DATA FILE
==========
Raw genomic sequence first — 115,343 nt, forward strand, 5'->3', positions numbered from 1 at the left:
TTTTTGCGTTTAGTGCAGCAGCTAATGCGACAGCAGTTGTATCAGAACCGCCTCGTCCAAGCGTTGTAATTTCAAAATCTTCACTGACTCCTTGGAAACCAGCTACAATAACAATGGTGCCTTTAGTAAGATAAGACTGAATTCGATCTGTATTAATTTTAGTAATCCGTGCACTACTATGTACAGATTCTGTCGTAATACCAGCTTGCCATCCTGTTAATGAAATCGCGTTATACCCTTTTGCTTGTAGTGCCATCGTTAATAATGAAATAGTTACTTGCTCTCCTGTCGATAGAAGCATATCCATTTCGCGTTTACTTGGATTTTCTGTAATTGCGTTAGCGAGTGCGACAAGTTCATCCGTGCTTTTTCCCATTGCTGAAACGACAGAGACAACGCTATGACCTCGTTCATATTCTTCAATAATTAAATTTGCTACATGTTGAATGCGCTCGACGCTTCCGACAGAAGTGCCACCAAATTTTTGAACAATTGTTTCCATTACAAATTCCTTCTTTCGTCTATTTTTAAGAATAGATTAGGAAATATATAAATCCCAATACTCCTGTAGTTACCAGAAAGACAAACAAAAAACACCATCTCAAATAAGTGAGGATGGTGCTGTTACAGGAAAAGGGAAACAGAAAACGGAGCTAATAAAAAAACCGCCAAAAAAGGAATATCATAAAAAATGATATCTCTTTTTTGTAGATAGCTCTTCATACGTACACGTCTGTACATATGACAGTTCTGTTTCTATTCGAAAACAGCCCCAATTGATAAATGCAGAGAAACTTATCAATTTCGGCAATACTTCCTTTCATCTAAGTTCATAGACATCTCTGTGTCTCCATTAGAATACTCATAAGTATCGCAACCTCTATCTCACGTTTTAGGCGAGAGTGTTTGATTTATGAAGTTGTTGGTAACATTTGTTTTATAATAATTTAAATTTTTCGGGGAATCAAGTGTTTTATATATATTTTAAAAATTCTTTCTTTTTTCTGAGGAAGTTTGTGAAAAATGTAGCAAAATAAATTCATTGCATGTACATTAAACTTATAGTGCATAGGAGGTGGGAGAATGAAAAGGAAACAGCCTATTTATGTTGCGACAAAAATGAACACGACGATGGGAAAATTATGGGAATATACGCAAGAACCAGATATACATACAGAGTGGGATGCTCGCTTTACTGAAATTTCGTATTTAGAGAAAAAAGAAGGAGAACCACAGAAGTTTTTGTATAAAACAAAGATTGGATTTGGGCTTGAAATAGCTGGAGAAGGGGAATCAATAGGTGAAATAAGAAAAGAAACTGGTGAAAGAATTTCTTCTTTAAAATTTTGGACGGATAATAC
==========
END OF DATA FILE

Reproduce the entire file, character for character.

Raw genomic sequence first — 115,343 nt, forward strand, 5'->3', positions numbered from 1 at the left:
TTTTTGCGTTTAGTGCAGCAGCTAATGCGACAGCAGTTGTATCAGAACCGCCTCGTCCAAGCGTTGTAATTTCAAAATCTTCACTGACTCCTTGGAAACCAGCTACAATAACAATGGTGCCTTTAGTAAGATAAGACTGAATTCGATCTGTATTAATTTTAGTAATCCGTGCACTACTATGTACAGATTCTGTCGTAATACCAGCTTGCCATCCTGTTAATGAAATCGCGTTATACCCTTTTGCTTGTAGTGCCATCGTTAATAATGAAATAGTTACTTGCTCTCCTGTCGATAGAAGCATATCCATTTCGCGTTTACTTGGATTTTCTGTAATTGCGTTAGCGAGTGCGACAAGTTCATCCGTGCTTTTTCCCATTGCTGAAACGACAGAGACAACGCTATGACCTCGTTCATATTCTTCAATAATTAAATTTGCTACATGTTGAATGCGCTCGACGCTTCCGACAGAAGTGCCACCAAATTTTTGAACAATTGTTTCCATTACAAATTCCTTCTTTCGTCTATTTTTAAGAATAGATTAGGAAATATATAAATCCCAATACTCCTGTAGTTACCAGAAAGACAAACAAAAAACACCATCTCAAATAAGTGAGGATGGTGCTGTTACAGGAAAAGGGAAACAGAAAACGGAGCTAATAAAAAAACCGCCAAAAAAGGAATATCATAAAAAATGATATCTCTTTTTTGTAGATAGCTCTTCATACGTACACGTCTGTACATATGACAGTTCTGTTTCTATTCGAAAACAGCCCCAATTGATAAATGCAGAGAAACTTATCAATTTCGGCAATACTTCCTTTCATCTAAGTTCATAGACATCTCTGTGTCTCCATTAGAATACTCATAAGTATCGCAACCTCTATCTCACGTTTTAGGCGAGAGTGTTTGATTTATGAAGTTGTTGGTAACATTTGTTTTATAATAATTTAAATTTTTCGGGGAATCAAGTGTTTTATATATATTTTAAAAATTCTTTCTTTTTTCTGAGGAAGTTTGTGAAAAATGTAGCAAAATAAATTCATTGCATGTACATTAAACTTATAGTGCATAGGAGGTGGGAGAATGAAAAGGAAACAGCCTATTTATGTTGCGACAAAAATGAACACGACGATGGGAAAATTATGGGAATATACGCAAGAACCAGATATACATACAGAGTGGGATGCTCGCTTTACTGAAATTTCGTATTTAGAGAAAAAAGAAGGAGAACCACAGAAGTTTTTGTATAAAACAAAGATTGGATTTGGGCTTGAAATAGCTGGAGAAGGGGAATCAATAGGTGAAATAAGAAAAGAAACTGGTGAAAGAATTTCTTCTTTAAAATTTTGGACGGATAATAC